From Old English sōna (“immediately, at once”), also, Frisian, Saxon, Proto-Indo-European. Archaic: right now. Has come to indicate the near future. Has come to indicate promise, as: it will happen.
1. Within a short period, a) At a time that is not long from now, as: Soon, said the Magic 8 Ball. The church bells ringing meant that another of his friends would be buried soon. Soon, we will all sit down to dinner. Soon after the last time they gave him the money, he came clean. Who knew how soon we would grow old? b) In a quick way, quickly, as: How soon can you help us? After you watch the boy through one-way mirrors, how soon will you understand? After dinner, we play with the Ouija board, but my brother is high and nods off soon, before we spell anything. How soon can you give him more money? I wish you’d told me sooner. It was too soon to know. c) In a short time after something happens, as: The window has been broken, and soon the thief steps in. When the brother is desperate, he says he needs food, and so, as soon as they can, the family gives him money. When the needle is inserted, soon the body tingles like sleep and the brother nods off. How did it get so late so soon?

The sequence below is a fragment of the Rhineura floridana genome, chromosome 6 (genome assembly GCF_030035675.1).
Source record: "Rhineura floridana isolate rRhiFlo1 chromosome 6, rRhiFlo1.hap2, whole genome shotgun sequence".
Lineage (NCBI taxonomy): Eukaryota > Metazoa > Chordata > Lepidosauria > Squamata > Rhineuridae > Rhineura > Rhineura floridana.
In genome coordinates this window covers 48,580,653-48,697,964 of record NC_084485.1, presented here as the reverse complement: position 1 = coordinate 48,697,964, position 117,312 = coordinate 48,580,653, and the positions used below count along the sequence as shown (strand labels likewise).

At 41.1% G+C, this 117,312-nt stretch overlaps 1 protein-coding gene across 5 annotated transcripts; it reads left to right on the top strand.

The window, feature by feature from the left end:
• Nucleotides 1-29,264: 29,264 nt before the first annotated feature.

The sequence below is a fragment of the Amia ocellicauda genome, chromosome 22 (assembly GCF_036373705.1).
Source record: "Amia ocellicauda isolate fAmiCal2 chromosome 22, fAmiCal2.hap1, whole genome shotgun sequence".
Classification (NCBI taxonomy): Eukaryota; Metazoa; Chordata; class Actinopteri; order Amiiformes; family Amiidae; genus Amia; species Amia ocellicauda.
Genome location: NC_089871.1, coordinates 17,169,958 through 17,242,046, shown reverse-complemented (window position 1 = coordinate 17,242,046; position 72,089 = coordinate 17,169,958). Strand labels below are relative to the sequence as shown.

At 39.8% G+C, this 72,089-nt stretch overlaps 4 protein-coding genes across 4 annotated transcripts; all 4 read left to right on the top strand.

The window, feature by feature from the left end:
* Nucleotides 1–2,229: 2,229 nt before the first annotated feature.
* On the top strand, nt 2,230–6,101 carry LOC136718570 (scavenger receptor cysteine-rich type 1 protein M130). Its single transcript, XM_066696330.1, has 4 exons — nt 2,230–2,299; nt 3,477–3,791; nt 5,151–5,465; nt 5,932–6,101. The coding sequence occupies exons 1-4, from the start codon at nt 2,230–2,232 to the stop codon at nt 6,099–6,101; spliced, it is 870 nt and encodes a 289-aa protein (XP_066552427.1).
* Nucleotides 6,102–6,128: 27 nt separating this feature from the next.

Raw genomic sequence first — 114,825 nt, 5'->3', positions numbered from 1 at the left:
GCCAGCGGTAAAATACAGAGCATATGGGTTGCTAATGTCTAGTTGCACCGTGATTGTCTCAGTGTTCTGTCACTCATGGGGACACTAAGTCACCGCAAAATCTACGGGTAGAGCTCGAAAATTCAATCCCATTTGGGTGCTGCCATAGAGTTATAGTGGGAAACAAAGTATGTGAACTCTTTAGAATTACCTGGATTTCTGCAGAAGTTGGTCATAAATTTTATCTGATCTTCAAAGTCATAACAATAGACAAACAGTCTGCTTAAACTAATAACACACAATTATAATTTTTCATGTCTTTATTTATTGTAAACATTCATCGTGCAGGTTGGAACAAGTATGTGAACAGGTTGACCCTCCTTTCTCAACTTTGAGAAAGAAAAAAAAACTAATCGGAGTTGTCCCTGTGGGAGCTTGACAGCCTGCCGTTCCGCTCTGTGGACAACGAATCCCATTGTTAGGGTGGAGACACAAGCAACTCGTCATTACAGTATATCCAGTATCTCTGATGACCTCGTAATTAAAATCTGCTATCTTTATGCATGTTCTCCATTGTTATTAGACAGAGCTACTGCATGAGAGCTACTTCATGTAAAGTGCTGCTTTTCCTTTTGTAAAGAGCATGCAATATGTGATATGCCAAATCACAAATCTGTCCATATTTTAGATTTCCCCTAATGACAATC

2. Used to indicate one’s preference in a particular matter, as: The mother and father would sooner do anything than forget. They would all sooner wait for a knock on the door than answer the phone. I’d just as soon forget.
synonyms: any minute now, before long, in a little while, presently.
antonyms: after, afterward, later, never.